50 years ago…
In 2006, on the occasion of his 80th birthday, the great journalist, our boss, Alhaji Alade Odunewu, a.k.a. Allah-De was asked if he was hopeful the then NEPA was up to pulling some magic to improve significantly, even if it was not yet capable of providing electricity 24/7, as they say in modern parlance. Allah-De’s answer was direct and definitive: “Not in my lifetime.” Five years after the interview with The Nation newspaper, Allah-De passed away. NEPA as he prophesied did not deliver.
For days running, what several homes and several companies have been experiencing is “uninterrupted” power outage. In several parts no power supply for even 30 minutes. An official of TNC blamed the outage on rain. He said some of their equipment are giving way under the unceasing downpour in several cities, especially in areas known for maximum rainfall at this period of the year. June is known for rain peak period in the southern parts of the country and fringes of the Middle Belt. The Punch reported on Tuesday that the 27 power plants in the country produced a total of 3, 898 Mega Watts (MW) as of 6am on Friday, which was the highest this month.
As of the end of last month, the plant produced a total of 4, 050 MW, but this dropped drastically to 3, 161MW by June 1. Last Saturday, 3,461.7 was generated, which dropped to 3,429 by 6am on Sunday. According to The Punch report, the nation’s installed generating capacity is 12, 910MW, but available capacity is 7, 652.60MW; the transmission capacity is 8,100MW. The peak ever transmitted stands at 5,375MW.
Allah-De wrote a number of articles on Nigeria’s power supply. I crave the indulgence of readers to refer to two of them. In the first captioned “The miracle and the ECN”, Allah-De wrote as follows:“I was not present when the miracle of Kainji was performed, but that does not prove my inexcitability about prodigies. I am interested in the Kainji Dam if only for my own selfish end.
“My interest in the dam stems from my curiosity about the business of the Electricity Corporation of Nigeria, to which I pay warm tributes this morning for its promptness and efficiency in thrusting electricity bills into my garage door month after month.“It is the only corporation that possesses the power to declare peremptorily to its customers: ‘Let there be light’ and of course, there shall be light; or may darkness fall upon the household, and of course, there shall be darkness upon the household. And so, father and mother, and the children, the house helps and all that dwell therein shall trip on the staircase and fall one upon the other.
“If you know of any other piper who is capable of displaying such magic at the dictates of his mood to the annoyance of those who subscribe to his pay packet, I would like to be informed.“It has been explained that the Electricity Corporation was for several years the sole source of power supply in this country. ‘To all Nigerians, ECN was power and power was ECN.’ It however failed to wield its power competently. But the commissioning of Nigeria’s biggest ever project, the ECN is expected to be relieved as far as power generating is concerned.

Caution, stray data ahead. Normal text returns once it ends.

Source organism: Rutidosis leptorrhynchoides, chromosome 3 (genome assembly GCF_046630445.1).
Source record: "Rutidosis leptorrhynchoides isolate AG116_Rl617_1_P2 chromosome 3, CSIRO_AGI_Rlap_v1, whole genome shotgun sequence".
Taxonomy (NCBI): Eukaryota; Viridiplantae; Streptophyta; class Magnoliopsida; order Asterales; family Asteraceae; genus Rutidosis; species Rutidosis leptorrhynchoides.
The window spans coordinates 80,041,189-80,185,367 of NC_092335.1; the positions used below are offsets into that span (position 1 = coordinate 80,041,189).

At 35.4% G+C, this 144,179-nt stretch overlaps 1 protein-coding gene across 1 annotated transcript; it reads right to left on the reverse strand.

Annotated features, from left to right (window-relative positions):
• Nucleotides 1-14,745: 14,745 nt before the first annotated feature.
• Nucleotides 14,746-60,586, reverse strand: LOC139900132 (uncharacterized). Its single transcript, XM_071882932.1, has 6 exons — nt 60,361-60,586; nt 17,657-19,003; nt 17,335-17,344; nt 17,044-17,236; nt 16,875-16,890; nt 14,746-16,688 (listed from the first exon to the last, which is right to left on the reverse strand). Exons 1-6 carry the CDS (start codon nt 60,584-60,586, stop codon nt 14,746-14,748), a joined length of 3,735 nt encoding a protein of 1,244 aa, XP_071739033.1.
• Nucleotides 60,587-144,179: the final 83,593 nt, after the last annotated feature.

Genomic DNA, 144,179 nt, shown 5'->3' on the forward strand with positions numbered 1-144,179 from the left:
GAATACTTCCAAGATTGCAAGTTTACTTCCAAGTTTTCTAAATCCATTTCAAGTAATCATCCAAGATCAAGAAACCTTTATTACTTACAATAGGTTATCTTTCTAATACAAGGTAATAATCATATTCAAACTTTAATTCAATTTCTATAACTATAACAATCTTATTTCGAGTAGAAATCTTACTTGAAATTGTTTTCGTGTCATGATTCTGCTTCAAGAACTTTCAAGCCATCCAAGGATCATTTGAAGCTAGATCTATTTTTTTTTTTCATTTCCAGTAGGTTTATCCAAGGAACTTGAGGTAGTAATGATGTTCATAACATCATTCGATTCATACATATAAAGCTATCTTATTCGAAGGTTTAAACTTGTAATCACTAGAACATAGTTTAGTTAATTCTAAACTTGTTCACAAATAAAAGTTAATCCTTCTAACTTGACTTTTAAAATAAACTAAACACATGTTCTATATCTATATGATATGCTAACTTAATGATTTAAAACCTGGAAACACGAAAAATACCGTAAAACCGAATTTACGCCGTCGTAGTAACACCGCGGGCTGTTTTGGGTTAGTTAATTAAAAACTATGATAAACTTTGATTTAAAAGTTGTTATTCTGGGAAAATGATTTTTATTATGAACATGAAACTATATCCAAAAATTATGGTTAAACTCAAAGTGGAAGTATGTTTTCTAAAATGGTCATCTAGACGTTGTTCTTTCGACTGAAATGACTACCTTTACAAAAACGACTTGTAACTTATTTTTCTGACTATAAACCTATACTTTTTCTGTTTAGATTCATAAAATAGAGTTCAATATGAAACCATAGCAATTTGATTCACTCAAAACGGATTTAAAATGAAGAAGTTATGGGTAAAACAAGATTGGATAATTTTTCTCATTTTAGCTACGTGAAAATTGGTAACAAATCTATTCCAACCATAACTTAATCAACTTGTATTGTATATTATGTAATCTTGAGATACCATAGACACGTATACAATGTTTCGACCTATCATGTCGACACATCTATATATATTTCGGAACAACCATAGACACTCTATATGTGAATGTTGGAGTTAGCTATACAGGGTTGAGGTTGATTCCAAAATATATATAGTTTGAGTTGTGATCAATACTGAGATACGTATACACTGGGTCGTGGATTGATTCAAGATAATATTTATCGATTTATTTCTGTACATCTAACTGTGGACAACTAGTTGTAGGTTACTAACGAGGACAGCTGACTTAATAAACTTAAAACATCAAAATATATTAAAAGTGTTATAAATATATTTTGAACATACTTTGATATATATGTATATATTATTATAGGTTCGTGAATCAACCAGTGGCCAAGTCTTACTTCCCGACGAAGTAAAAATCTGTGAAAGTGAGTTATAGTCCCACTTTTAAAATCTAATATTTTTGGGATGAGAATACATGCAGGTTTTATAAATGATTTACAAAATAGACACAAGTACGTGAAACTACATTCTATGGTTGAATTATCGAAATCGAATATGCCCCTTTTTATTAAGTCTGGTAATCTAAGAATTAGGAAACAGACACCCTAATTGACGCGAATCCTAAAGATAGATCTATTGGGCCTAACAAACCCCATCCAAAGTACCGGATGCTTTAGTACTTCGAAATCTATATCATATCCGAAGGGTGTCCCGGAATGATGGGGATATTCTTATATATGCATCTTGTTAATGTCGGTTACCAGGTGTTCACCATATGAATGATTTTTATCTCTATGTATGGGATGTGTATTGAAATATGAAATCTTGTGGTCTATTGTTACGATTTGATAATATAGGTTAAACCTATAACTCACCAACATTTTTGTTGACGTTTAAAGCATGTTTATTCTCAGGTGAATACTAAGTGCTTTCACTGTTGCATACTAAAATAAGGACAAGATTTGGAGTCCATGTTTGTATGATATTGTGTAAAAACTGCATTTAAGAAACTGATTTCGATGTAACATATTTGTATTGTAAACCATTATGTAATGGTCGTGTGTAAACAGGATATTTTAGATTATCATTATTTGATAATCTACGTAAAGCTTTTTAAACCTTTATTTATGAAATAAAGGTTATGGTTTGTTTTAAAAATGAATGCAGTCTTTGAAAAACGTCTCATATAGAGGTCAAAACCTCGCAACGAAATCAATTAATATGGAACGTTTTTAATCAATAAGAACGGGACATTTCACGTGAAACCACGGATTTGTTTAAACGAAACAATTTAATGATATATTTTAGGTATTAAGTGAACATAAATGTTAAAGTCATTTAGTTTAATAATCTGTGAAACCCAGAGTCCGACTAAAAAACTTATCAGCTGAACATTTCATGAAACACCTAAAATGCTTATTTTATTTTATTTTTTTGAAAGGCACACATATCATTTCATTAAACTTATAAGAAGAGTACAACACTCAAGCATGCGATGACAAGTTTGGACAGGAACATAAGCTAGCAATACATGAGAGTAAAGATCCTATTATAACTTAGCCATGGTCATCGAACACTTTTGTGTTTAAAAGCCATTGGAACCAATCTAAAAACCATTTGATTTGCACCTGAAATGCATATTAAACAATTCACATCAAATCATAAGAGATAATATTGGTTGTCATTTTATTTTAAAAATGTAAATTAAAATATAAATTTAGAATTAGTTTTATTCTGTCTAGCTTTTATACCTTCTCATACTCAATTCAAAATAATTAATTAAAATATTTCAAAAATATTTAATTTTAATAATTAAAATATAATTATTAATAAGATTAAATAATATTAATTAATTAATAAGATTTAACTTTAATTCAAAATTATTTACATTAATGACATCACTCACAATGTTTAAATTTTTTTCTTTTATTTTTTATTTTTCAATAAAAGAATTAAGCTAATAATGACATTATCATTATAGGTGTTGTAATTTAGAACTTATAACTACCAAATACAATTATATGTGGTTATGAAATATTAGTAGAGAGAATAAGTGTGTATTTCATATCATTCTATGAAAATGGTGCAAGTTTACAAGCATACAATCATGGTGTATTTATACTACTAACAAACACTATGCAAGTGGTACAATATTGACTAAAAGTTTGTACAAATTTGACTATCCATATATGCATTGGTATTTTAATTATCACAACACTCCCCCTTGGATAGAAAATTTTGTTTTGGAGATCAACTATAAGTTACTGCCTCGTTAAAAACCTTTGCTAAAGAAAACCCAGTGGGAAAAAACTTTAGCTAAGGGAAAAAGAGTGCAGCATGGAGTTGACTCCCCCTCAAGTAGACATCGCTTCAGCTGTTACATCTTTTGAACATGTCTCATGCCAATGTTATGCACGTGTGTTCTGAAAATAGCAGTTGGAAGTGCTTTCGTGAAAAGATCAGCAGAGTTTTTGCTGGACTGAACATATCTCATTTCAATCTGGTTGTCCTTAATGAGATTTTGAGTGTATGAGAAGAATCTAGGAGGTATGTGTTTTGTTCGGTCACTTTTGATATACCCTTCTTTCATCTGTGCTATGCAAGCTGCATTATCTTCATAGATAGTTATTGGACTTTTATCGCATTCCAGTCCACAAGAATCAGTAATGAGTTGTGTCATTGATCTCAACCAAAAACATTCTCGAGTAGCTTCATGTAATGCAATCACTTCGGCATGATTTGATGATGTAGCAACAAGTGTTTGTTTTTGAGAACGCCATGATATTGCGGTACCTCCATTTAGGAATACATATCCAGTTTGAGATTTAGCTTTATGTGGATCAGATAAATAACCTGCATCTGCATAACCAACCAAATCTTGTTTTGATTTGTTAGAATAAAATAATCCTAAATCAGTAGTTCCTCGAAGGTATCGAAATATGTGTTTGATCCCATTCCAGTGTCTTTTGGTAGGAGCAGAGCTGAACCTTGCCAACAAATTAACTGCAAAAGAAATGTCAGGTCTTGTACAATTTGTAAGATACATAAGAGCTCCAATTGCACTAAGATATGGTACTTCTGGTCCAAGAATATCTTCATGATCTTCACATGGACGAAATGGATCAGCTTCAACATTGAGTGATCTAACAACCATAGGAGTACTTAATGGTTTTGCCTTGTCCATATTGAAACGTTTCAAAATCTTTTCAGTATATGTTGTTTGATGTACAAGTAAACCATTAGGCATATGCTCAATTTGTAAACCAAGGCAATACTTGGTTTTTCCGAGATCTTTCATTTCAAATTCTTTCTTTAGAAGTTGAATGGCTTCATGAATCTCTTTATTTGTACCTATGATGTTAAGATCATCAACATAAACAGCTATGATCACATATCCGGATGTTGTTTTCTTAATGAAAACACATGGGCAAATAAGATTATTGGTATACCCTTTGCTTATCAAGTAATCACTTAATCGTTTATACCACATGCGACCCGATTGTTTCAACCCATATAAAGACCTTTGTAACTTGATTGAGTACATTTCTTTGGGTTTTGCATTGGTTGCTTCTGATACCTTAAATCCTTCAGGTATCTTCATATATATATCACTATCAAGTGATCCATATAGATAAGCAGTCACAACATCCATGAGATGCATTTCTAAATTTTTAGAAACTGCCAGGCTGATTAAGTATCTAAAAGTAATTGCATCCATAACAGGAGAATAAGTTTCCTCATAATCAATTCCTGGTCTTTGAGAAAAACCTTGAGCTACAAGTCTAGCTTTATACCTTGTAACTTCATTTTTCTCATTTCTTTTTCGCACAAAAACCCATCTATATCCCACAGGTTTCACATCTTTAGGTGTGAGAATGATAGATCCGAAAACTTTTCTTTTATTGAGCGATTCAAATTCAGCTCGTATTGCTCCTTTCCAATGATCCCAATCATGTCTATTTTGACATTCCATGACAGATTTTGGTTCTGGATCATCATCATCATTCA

“The experts say that customers can now look forward to a smoother, uninterrupted electricity supply. That is to say that we do not have to reach for the candle as soon as it threatens to rain. But the question is: was the Electricity Corporation ready for its partner in progress? The facts do not seem to answer ‘yes’.
“Right now, the ECN cannot contribute to its consumers the maximum amount of power which Kainji can supply, simply because the corporation’s transformers which store power from Ijora do not belong to the space age. As a result, the amount of power these transformers can store is limited to a very small fraction of what Kainji is able to give out. The power lines (the electric cables) that carry current from transformers to consumers are also not of this age and, therefore, cannot carry much power from the transformers to consumers.
“What does all this mean? It means that the ECN was caught slumbering when Kainji was ready for business. Otherwise it would have been in possession of modern transformers and power lines by the time the Kainji dam was ready for commissioning. As it is now, the ECN can still afford to be as moody as it was before Kainji. Perhaps that explains why even newspapers of this Kainji era fail to appear in the street because the ECN decided that “there shall be no light,” and there was no light. The whole business looks like the case of the hungry nation which built up a giant food store without making provision for plates with which the food would be served. Kainji Dam is far too important to the nation to be rendered impotent by the famous ECN. Someone should drag the corporation from antiquity so it can be introduced to the age of the dams.”
Ladies and gentlemen, I wonder: Is this story familiar in the age of thermal, solar and hydro? And in the days of GENCO, TCN and DISCO? Kainji is the forebear of Egbin, Delta, Olorunsogo NIPP, Geregu NIPP and Omotosho NIPP. Their siblings include Afam IV&V, Alaoji NIPP, Gbaran NIPP, Okpai IPP, AES, IPP and ASCO IPP. To the uninitiated, ECN is the ancestor of TCN and DISCO. The hydropower plants generate 30 per cent of the output while the rest comes from gas-fired plants. We have moved from ECN to NEPA, and from NEPA there was transformation to PHCN. This was broken into GENCO, TCN and DISCO.